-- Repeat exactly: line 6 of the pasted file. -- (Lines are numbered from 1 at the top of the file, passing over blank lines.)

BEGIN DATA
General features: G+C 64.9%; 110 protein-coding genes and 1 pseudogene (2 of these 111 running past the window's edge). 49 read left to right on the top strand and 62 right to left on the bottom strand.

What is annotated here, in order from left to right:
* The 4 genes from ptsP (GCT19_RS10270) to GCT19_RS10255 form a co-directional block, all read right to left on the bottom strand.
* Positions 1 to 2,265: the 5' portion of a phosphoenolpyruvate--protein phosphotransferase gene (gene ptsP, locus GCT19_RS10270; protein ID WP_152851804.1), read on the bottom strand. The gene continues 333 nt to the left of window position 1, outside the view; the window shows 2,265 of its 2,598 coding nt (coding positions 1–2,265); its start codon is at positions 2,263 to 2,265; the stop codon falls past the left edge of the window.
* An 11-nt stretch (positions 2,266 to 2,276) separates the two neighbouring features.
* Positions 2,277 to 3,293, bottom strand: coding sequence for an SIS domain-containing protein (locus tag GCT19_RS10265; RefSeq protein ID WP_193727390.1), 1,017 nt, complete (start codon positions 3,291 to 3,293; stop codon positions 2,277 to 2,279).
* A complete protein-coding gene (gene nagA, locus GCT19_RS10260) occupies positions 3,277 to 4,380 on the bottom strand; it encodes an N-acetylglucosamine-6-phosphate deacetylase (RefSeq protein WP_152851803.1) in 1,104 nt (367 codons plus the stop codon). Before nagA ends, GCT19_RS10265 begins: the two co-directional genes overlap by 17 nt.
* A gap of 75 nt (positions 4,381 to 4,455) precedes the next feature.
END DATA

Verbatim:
* Positions 2,277 to 3,293, bottom strand: coding sequence for an SIS domain-containing protein (locus tag GCT19_RS10265; RefSeq protein ID WP_193727390.1), 1,017 nt, complete (start codon positions 3,291 to 3,293; stop codon positions 2,277 to 2,279).